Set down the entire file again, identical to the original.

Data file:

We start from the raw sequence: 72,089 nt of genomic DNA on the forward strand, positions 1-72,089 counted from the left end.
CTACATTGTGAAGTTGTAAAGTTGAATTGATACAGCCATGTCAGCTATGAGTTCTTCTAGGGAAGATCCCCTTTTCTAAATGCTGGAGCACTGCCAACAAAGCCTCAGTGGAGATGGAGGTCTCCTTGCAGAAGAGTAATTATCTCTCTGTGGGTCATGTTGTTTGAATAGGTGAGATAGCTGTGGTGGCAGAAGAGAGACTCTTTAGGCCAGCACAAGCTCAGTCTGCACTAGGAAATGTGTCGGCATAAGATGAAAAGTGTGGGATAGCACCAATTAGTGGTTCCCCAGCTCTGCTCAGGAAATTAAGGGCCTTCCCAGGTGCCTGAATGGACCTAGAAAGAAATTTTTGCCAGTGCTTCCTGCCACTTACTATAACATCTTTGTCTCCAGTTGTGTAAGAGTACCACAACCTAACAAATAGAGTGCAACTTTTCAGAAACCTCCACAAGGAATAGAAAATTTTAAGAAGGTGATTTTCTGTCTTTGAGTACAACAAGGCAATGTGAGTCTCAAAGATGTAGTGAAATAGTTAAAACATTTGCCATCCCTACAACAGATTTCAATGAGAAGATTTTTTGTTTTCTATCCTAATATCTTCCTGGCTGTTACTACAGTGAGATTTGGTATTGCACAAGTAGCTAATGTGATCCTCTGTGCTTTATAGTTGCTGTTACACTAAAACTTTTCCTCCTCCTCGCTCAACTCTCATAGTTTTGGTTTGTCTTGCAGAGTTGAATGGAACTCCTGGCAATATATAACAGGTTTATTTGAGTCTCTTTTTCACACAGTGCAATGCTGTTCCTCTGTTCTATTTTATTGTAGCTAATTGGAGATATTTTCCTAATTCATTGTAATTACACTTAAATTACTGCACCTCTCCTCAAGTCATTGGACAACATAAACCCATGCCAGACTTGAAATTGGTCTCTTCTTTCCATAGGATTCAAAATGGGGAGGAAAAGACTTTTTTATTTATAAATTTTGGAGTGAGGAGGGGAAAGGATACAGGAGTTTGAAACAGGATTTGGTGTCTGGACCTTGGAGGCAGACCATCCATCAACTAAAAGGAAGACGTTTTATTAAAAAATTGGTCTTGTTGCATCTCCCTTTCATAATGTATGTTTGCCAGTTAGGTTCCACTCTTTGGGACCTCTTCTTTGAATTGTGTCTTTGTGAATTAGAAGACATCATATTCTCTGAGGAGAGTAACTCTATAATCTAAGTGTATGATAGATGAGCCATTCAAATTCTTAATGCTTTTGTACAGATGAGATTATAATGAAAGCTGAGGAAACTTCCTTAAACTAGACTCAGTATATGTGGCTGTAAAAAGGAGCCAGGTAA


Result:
We start from the raw sequence: 72,089 nt of genomic DNA on the forward strand, positions 1-72,089 counted from the left end.
CTACATTGTGAAGTTGTAAAGTTGAATTGATACAGCCATGTCAGCTATGAGTTCTTCTAGGGAAGATCCCCTTTTCTAAATGCTGGAGCACTGCCAACAAAGCCTCAGTGGAGATGGAGGTCTCCTTGCAGAAGAGTAATTATCTCTCTGTGGGTCATGTTGTTTGAATAGGTGAGATAGCTGTGGTGGCAGAAGAGAGACTCTTTAGGCCAGCACAAGCTCAGTCTGCACTAGGAAATGTGTCGGCATAAGATGAAAAGTGTGGGATAGCACCAATTAGTGGTTCCCCAGCTCTGCTCAGGAAATTAAGGGCCTTCCCAGGTGCCTGAATGGACCTAGAAAGAAATTTTTGCCAGTGCTTCCTGCCACTTACTATAACATCTTTGTCTCCAGTTGTGTAAGAGTACCACAACCTAACAAATAGAGTGCAACTTTTCAGAAACCTCCACAAGGAATAGAAAATTTTAAGAAGGTGATTTTCTGTCTTTGAGTACAACAAGGCAATGTGAGTCTCAAAGATGTAGTGAAATAGTTAAAACATTTGCCATCCCTACAACAGATTTCAATGAGAAGATTTTTTGTTTTCTATCCTAATATCTTCCTGGCTGTTACTACAGTGAGATTTGGTATTGCACAAGTAGCTAATGTGATCCTCTGTGCTTTATAGTTGCTGTTACACTAAAACTTTTCCTCCTCCTCGCTCAACTCTCATAGTTTTGGTTTGTCTTGCAGAGTTGAATGGAACTCCTGGCAATATATAACAGGTTTATTTGAGTCTCTTTTTCACACAGTGCAATGCTGTTCCTCTGTTCTATTTTATTGTAGCTAATTGGAGATATTTTCCTAATTCATTGTAATTACACTTAAATTACTGCACCTCTCCTCAAGTCATTGGACAACATAAACCCATGCCAGACTTGAAATTGGTCTCTTCTTTCCATAGGATTCAAAATGGGGAGGAAAAGACTTTTTTATTTATAAATTTTGGAGTGAGGAGGGGAAAGGATACAGGAGTTTGAAACAGGATTTGGTGTCTGGACCTTGGAGGCAGACCATCCATCAACTAAAAGGAAGACGTTTTATTAAAAAATTGGTCTTGTTGCATCTCCCTTTCATAATGTATGTTTGCCAGTTAGGTTCCACTCTTTGGGACCTCTTCTTTGAATTGTGTCTTTGTGAATTAGAAGACATCATATTCTCTGAGGAGAGTAACTCTATAATCTAAGTGTATGATAGATGAGCCATTCAAATTCTTAATGCTTTTGTACAGATGAGATTATAATGAAAGCTGAGGAAACTTCCTTAAACTAGACTCAGTATATGTGGCTGTAAAAAGGAGCCAGGTAA